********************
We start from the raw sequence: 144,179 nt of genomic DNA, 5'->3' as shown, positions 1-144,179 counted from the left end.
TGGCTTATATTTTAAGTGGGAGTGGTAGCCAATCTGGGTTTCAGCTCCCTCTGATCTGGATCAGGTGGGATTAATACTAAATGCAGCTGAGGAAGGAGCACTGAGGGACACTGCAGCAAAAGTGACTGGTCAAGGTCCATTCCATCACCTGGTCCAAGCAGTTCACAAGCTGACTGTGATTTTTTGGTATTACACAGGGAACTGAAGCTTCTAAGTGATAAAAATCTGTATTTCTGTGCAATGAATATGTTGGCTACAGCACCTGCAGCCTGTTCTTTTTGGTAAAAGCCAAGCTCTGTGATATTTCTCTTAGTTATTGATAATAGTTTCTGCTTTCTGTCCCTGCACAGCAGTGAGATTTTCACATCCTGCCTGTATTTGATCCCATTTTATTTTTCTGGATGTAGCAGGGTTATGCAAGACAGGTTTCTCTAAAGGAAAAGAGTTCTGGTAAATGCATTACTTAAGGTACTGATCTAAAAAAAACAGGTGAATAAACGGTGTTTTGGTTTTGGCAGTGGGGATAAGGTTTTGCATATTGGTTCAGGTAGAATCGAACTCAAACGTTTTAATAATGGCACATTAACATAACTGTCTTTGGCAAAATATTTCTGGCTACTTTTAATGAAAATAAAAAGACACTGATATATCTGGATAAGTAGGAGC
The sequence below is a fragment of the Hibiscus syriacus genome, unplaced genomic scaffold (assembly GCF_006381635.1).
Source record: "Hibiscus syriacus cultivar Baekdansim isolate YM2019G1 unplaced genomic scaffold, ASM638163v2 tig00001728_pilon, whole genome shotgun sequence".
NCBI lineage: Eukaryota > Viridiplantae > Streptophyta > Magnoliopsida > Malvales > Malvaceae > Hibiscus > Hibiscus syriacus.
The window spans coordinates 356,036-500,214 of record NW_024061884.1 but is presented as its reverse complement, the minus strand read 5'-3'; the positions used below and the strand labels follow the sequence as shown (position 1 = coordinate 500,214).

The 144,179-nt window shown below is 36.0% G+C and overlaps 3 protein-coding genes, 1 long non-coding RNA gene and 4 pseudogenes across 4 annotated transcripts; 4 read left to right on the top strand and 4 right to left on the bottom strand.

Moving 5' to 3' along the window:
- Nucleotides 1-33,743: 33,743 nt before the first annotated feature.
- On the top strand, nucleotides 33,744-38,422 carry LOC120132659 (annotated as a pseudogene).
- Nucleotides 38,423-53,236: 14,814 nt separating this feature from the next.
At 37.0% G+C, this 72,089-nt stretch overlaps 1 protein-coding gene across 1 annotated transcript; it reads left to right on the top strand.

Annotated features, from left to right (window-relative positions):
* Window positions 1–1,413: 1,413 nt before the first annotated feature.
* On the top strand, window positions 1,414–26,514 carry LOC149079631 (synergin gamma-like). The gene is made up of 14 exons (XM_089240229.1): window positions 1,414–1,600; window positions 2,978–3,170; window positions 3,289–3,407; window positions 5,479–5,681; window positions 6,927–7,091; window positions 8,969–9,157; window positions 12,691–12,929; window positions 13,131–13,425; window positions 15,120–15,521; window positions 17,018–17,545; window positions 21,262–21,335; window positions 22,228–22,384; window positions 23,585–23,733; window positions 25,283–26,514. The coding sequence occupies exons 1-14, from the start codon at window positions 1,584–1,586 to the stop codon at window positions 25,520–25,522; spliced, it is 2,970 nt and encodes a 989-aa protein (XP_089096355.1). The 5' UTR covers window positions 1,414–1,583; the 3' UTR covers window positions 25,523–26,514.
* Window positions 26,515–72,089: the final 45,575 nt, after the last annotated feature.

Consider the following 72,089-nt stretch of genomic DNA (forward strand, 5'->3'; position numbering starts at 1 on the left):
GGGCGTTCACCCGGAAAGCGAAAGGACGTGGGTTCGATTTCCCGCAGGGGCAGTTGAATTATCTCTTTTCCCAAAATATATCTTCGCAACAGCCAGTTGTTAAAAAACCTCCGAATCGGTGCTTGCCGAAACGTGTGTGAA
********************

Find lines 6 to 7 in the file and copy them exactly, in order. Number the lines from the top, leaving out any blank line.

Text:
The window spans coordinates 356,036-500,214 of record NW_024061884.1 but is presented as its reverse complement, the minus strand read 5'-3'; the positions used below and the strand labels follow the sequence as shown (position 1 = coordinate 500,214).

The 144,179-nt window shown below is 36.0% G+C and overlaps 3 protein-coding genes, 1 long non-coding RNA gene and 4 pseudogenes across 4 annotated transcripts; 4 read left to right on the top strand and 4 right to left on the bottom strand.